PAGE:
Note again that some manual efforts were involved in filing bug reports out of these found warnings. The basic workflow for this part is opening a trace, looking for the affected lines in the program-to-debug and the executed actions, reproducing the difference in the debugger GUIs of Firefox and Chromium, and then manually minimizing the program-to-debug to find the root cause. See bugreports/ for the bug reports we filed in the official issue trackers.

  • src/: Finally, this contains our implementation in TypeScript. Its subdirectories are:

    • debuggers/, code for communicating with the browsers through their respective remote debugging protocols. For Chromium, we can use the official JavaScript implementation (NPM package chrome-remote-interface), but for Firefox, we had to implement the debugging protocol ourselves (see firefox-protocol.ts). Since the official documentation is sometimes incomplete or out of date (https://wiki.mozilla.org/Remote_Debugging_Protocol), this might be a useful resource for others trying to interface with the Firefox debugger through its RDP.
      interface.ts contains our common abstraction over the debugger protocols of Firefox and Chromium. On top of this interface, we issued the debugger actions mentioned in the paper.
    • utils/ contains miscellaneous code for random number generation, working with JavaScript promises (since the debugger protocols are asynchronous APIs, see async/await), and generating the debugger traces.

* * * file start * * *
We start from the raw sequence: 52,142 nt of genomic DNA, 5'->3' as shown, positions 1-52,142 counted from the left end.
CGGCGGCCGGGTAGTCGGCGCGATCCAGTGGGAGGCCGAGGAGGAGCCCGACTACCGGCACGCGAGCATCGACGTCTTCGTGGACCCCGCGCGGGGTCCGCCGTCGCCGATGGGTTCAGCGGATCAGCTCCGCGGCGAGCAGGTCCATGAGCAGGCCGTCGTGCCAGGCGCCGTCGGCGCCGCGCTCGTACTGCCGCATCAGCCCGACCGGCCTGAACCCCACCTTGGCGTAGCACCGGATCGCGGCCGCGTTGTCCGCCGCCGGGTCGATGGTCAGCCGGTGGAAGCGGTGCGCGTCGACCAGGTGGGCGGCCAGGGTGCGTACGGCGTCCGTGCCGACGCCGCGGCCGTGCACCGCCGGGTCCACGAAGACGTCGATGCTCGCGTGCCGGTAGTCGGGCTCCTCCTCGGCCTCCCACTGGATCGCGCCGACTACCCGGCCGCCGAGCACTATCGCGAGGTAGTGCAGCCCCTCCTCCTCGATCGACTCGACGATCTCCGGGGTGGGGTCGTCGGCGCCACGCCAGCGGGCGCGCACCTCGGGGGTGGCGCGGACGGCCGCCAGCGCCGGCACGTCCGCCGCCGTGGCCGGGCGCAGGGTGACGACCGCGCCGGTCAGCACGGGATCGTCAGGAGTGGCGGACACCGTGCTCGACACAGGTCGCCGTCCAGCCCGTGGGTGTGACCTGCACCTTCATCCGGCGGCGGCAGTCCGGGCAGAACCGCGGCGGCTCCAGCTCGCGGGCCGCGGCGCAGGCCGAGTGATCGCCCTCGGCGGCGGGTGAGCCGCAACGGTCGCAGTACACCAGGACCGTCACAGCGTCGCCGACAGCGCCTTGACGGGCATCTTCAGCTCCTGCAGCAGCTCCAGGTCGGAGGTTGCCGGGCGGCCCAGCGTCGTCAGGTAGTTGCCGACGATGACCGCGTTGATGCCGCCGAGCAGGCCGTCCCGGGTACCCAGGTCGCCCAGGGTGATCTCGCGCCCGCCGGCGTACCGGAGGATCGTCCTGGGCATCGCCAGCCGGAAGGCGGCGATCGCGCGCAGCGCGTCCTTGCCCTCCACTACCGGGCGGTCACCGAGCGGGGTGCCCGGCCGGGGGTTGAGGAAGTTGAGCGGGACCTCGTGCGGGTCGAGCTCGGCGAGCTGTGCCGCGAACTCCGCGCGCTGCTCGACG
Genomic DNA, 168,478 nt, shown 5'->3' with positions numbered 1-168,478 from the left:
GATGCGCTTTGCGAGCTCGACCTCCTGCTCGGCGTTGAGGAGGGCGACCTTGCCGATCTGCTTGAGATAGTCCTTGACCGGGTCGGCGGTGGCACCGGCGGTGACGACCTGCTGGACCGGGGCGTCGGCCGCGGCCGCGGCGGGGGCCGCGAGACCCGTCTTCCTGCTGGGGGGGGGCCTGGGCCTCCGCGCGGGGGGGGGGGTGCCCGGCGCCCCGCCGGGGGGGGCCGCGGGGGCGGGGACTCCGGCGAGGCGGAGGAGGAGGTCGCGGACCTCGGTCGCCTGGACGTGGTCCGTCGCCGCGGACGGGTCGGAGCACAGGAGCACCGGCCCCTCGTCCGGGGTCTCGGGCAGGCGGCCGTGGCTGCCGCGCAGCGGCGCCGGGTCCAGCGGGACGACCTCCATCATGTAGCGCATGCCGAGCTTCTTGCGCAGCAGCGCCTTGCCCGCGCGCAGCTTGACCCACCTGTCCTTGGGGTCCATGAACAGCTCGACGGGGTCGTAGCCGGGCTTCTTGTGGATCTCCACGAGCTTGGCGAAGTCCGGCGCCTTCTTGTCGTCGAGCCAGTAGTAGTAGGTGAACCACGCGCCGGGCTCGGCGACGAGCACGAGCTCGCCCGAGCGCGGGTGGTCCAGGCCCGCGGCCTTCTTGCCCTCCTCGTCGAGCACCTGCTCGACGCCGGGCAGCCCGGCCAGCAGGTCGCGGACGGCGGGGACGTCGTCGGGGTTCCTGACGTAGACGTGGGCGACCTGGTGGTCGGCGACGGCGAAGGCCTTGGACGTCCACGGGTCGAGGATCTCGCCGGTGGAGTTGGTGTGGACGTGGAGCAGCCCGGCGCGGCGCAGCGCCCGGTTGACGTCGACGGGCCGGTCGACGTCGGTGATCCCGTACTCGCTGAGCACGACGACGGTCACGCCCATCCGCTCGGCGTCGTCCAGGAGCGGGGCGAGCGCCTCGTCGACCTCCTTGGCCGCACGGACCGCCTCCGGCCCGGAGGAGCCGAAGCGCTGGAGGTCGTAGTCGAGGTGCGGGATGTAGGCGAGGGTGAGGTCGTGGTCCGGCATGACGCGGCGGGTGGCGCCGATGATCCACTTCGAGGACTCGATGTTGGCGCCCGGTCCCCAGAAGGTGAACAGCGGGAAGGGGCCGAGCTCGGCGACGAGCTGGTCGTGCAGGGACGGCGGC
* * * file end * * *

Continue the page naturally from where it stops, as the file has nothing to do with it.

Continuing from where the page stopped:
• eval/ the actual code for generating the debugging actions, loading the programs-to-debug, and comparing the debugger behavior between Firefox and Chromium. In particular, run run-tests.js with Node.js to start the testing (and modify the set of parameters paramsValues if you want to run with a different number of breakpoints or actions). Also, by editing testcases.ts you can add/change the programs-to-debug for which actions are generated.


Please check INSTALL.md for instructions.

License, Usage, and Modification

This project is licensed under the permissive open-source MIT license, see LICENSE.txt for the full license. If you have any questions on how our tool works, on how to get it to run, or how to modify it for your own purposes, please write us a mail at daniel.lehmann@crisp-da.de. We are happy to help!